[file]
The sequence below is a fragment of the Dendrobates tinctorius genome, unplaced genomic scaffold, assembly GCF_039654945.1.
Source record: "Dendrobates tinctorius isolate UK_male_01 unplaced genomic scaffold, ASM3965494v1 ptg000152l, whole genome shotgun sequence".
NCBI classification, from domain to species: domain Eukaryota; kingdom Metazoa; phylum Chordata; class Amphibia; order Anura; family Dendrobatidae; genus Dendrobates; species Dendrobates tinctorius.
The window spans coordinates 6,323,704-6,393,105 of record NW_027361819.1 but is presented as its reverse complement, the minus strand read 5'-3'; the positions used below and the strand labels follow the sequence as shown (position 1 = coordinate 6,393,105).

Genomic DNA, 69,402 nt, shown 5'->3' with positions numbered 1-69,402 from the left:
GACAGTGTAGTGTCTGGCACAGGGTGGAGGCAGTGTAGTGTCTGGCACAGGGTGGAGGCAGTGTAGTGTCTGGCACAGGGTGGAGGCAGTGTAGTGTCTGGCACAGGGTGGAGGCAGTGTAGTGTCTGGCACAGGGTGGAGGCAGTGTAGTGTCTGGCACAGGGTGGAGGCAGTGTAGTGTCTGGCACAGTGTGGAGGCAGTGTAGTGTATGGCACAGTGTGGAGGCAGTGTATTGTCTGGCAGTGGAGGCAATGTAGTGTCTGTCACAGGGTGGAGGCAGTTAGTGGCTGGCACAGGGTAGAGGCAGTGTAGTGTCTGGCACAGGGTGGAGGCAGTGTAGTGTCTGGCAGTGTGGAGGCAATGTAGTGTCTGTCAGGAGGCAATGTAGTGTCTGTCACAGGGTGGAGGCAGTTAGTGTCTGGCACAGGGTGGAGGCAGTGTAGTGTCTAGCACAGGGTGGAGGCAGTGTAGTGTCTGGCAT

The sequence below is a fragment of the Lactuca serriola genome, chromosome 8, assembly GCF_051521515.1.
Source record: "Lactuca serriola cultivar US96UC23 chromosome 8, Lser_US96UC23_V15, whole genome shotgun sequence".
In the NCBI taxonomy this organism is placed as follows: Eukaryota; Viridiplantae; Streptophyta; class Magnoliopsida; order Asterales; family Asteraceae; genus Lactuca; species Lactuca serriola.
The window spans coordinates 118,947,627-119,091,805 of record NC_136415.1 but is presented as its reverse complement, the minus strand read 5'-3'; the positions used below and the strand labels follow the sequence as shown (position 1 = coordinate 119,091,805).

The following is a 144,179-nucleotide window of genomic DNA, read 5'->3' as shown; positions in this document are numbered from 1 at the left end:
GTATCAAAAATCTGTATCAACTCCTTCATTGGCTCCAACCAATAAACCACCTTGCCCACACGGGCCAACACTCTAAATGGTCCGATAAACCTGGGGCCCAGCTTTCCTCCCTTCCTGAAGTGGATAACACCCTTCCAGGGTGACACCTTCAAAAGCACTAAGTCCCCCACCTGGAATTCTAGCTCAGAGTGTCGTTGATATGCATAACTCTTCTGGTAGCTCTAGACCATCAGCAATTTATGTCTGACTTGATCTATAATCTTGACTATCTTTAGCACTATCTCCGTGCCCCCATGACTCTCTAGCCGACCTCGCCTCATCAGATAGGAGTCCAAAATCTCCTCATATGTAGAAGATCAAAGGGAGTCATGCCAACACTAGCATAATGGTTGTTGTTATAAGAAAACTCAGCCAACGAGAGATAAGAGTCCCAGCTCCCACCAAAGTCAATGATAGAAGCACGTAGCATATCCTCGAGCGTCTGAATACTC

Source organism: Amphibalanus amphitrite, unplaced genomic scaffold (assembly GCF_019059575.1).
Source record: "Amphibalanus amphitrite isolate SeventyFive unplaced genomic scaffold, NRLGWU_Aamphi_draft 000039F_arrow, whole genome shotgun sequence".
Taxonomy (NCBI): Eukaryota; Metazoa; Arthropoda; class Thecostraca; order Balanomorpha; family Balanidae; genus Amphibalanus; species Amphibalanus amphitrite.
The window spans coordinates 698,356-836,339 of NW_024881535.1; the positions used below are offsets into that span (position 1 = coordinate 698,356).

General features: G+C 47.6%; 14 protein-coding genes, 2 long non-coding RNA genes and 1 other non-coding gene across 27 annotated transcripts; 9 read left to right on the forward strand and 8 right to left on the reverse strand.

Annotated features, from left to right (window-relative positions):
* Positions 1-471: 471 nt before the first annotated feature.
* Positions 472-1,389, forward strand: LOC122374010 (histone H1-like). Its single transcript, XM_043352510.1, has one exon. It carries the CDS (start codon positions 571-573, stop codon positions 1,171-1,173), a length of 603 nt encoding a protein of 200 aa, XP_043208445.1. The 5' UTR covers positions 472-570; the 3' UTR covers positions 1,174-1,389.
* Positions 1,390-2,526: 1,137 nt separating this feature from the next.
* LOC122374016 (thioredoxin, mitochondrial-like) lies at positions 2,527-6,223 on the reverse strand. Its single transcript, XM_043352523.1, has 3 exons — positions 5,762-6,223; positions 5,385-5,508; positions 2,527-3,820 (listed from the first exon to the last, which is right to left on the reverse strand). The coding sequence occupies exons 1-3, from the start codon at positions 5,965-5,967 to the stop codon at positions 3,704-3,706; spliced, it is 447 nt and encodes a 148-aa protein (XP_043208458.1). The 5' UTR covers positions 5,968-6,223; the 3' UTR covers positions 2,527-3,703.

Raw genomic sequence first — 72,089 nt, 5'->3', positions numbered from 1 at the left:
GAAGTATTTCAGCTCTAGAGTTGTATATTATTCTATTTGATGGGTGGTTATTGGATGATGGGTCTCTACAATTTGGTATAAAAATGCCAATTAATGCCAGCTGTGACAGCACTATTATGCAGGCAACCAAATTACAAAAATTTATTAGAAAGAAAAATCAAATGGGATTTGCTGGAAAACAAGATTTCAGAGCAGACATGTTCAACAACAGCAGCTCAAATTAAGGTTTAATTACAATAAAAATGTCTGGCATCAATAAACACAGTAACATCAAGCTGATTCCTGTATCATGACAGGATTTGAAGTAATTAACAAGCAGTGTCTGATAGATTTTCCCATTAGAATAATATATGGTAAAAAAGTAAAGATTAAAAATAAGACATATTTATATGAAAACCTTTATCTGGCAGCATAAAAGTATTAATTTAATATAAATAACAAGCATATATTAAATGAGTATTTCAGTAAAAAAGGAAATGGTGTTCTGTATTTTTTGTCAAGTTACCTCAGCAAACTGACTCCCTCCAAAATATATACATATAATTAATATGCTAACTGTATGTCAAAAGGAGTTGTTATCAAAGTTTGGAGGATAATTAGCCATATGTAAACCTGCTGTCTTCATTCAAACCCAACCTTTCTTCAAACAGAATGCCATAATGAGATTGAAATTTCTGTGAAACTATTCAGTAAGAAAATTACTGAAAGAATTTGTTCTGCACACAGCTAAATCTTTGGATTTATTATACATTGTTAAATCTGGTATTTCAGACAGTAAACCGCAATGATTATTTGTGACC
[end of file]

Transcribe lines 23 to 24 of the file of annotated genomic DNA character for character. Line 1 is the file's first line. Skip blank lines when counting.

Raw genomic sequence first — 72,089 nt, 5'->3', positions numbered from 1 at the left:
GAAGTATTTCAGCTCTAGAGTTGTATATTATTCTATTTGATGGGTGGTTATTGGATGATGGGTCTCTACAATTTGGTATAAAAATGCCAATTAATGCCAGCTGTGACAGCACTATTATGCAGGCAACCAAATTACAAAAATTTATTAGAAAGAAAAATCAAATGGGATTTGCTGGAAAACAAGATTTCAGAGCAGACATGTTCAACAACAGCAGCTCAAATTAAGGTTTAATTACAATAAAAATGTCTGGCATCAATAAACACAGTAACATCAAGCTGATTCCTGTATCATGACAGGATTTGAAGTAATTAACAAGCAGTGTCTGATAGATTTTCCCATTAGAATAATATATGGTAAAAAAGTAAAGATTAAAAATAAGACATATTTATATGAAAACCTTTATCTGGCAGCATAAAAGTATTAATTTAATATAAATAACAAGCATATATTAAATGAGTATTTCAGTAAAAAAGGAAATGGTGTTCTGTATTTTTTGTCAAGTTACCTCAGCAAACTGACTCCCTCCAAAATATATACATATAATTAATATGCTAACTGTATGTCAAAAGGAGTTGTTATCAAAGTTTGGAGGATAATTAGCCATATGTAAACCTGCTGTCTTCATTCAAACCCAACCTTTCTTCAAACAGAATGCCATAATGAGATTGAAATTTCTGTGAAACTATTCAGTAAGAAAATTACTGAAAGAATTTGTTCTGCACACAGCTAAATCTTTGGATTTATTATACATTGTTAAATCTGGTATTTCAGACAGTAAACCGCAATGATTATTTGTGACC